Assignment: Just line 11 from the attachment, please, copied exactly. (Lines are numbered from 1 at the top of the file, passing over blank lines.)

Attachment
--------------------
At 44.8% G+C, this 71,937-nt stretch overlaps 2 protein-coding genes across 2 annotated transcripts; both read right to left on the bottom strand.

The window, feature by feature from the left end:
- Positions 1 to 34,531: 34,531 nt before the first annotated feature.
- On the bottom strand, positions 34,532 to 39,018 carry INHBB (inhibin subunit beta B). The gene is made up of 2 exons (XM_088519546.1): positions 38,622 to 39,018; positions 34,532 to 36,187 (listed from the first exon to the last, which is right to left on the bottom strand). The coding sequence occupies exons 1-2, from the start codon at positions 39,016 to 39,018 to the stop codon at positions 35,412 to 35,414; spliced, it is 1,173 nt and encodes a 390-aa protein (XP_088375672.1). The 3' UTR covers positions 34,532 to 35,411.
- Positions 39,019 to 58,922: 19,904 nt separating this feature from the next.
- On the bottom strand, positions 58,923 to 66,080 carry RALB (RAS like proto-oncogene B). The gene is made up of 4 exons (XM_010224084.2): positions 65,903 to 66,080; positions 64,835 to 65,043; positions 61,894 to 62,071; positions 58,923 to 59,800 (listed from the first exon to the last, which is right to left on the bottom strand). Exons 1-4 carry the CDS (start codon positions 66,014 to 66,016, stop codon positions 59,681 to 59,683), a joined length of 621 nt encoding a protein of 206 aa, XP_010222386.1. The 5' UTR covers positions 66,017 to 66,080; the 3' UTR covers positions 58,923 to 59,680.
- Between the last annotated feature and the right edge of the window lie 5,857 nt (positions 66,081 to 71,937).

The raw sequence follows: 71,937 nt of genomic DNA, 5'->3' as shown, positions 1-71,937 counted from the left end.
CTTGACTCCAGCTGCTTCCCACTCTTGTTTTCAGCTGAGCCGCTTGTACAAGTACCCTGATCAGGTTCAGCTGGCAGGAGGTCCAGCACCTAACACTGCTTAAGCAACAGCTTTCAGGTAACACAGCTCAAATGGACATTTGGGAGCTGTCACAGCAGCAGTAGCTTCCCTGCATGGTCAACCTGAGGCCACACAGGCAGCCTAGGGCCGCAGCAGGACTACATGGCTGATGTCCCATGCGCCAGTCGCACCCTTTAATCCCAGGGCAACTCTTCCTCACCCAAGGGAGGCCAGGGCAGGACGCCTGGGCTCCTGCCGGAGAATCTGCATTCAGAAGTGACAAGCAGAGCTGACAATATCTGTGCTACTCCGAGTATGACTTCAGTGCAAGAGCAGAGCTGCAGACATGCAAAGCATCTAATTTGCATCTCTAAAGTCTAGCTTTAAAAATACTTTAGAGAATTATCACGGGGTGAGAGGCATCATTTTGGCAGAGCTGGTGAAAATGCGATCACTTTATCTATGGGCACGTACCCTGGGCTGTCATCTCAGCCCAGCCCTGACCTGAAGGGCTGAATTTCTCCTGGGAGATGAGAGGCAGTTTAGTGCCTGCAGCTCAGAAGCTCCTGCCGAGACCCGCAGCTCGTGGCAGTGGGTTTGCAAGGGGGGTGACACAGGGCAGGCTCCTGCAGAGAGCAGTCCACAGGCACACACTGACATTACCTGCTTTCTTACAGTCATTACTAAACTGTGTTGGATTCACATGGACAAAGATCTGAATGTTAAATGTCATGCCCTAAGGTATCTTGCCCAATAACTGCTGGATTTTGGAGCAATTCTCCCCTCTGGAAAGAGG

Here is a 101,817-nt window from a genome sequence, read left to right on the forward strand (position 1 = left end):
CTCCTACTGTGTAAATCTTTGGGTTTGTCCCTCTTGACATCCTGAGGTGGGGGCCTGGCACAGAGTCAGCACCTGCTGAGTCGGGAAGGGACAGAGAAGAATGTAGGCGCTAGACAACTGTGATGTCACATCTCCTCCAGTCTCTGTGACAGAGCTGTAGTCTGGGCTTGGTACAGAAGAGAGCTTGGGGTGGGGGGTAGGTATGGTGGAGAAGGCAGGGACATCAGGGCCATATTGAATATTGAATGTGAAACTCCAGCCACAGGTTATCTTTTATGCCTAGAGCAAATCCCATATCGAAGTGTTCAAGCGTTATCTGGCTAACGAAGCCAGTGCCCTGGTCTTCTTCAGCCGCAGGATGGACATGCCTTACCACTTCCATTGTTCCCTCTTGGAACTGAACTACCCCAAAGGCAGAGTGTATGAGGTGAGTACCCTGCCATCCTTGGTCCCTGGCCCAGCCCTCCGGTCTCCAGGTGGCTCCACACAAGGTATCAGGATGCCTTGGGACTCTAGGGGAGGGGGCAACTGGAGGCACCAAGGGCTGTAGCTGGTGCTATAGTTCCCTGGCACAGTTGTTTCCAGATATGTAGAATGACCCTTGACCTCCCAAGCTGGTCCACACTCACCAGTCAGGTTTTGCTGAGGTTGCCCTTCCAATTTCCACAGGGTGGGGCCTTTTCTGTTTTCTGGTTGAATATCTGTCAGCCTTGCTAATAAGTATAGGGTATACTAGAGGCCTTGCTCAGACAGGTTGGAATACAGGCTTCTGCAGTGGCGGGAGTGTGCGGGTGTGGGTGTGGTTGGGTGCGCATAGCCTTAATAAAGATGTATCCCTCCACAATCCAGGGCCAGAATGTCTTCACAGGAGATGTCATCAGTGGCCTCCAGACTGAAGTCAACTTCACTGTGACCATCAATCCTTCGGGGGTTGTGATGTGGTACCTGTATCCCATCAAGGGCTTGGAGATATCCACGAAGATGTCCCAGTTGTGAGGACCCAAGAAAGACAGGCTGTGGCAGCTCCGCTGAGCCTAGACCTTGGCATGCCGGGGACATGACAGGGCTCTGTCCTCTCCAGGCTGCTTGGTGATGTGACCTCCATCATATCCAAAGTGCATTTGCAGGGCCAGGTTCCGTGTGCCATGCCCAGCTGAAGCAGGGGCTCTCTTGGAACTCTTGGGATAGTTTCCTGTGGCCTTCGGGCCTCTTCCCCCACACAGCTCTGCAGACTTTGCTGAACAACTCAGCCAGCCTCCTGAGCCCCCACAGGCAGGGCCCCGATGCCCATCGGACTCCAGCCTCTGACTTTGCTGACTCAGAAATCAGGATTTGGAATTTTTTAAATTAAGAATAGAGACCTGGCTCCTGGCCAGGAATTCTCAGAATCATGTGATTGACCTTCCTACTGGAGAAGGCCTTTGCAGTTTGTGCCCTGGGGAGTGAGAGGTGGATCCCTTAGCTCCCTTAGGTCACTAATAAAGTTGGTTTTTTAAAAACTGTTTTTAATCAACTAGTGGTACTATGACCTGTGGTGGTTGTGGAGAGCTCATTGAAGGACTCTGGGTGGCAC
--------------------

CTCCTACTGTGTAAATCTTTGGGTTTGTCCCTCTTGACATCCTGAGGTGGGGGCCTGGCACAGAGTCAGCACCTGCTGAGTCGGGAAGGGACAGAGAAGAATGTAGGCGCTAGACAACTGTGATGTCACATCTCCTCCAGTCTCTGTGACAGAGCTGTAGTCTGGGCTTGGTACAGAAGAGAGCTTGGGGTGGGGGGTAGGTATGGTGGAGAAGGCAGGGACATCAGGGCCATATTGAATATTGAATGTGAAACTCCAGCCACAGGTTATCTTTTATGCCTAGAGCAAATCCCATATCGAAGTGTTCAAGCGTTATCTGGCTAACGAAGCCAGTGCCCTGGTCTTCTTCAGCCGCAGGATGGACATGCCTTACCACTTCCATTGTTCCCTCTTGGAACTGAACTACCCCAAAGGCAGAGTGTATGAGGTGAGTACCCTGCCATCCTTGGTCCCTGGCCCAGCCCTCCGGTCTCCAGGTGGCTCCACACAAGGTATCAGGATGCCTTGGGACTCTAGGGGAGGGGGCAACTGGAGGCACCAAGGGCTGTAGCTGGTGCTATAGTTCCCTGGCACAGTTGTTTCCAGATATGTAGAATGACCCTTGACCTCCCAAGCTGGTCCACACTCACCAGTCAGGTTTTGCTGAGGTTGCCCTTCCAATTTCCACAGGGTGGGGCCTTTTCTGTTTTCTGGTTGAATATCTGTCAGCCTTGCTAATAAGTATAGGGTATACTAGAGGCCTTGCTCAGACAGGTTGGAATACAGGCTTCTGCAGTGGCGGGAGTGTGCGGGTGTGGGTGTGGTTGGGTGCGCATAGCCTTAATAAAGATGTATCCCTCCACAATCCAGGGCCAGAATGTCTTCACAGGAGATGTCATCAGTGGCCTCCAGACTGAAGTCAACTTCACTGTGACCATCAATCCTTCGGGGGTTGTGATGTGGTACCTGTATCCCATCAAGGGCTTGGAGATATCCACGAAGATGTCCCAGTTGTGAGGACCCAAGAAAGACAGGCTGTGGCAGCTCCGCTGAGCCTAGACCTTGGCATGCCGGGGACATGACAGGGCTCTGTCCTCTCCAGGCTGCTTGGTGATGTGACCTCCATCATATCCAAAGTGCATTTGCAGGGCCAGGTTCCGTGTGCCATGCCCAGCTGAAGCAGGGGCTCTCTTGGAACTCTTGGGATAGTTTCCTGTGGCCTTCGGGCCTCTTCCCCCACACAGCTCTGCAGACTTTGCTGAACAACTCAGCCAGCCTCCTGAGCCCCCACAGGCAGGGCCCCGATGCCCATCGGACTCCAGCCTCTGACTTTGCTGACTCAGAAATCAGGATTTGGAATTTTTTAAATTAAGAATAGAGACCTGGCTCCTGGCCAGGAATTCTCAGAATCATGTGATTGACCTTCCTACTGGAGAAGGCCTTTGCAGTTTGTGCCCTGGGGAGTGAGAGGTGGATCCCTTAGCTCCCTTAGGTCACTAATAAAGTTGGTTTTTTAAAAACTGTTTTTAATCAACTAGTGGTACTATGACCTGTGGTGGTTGTGGAGAGCTCATTGAAGGACTCTGGGTGGCAC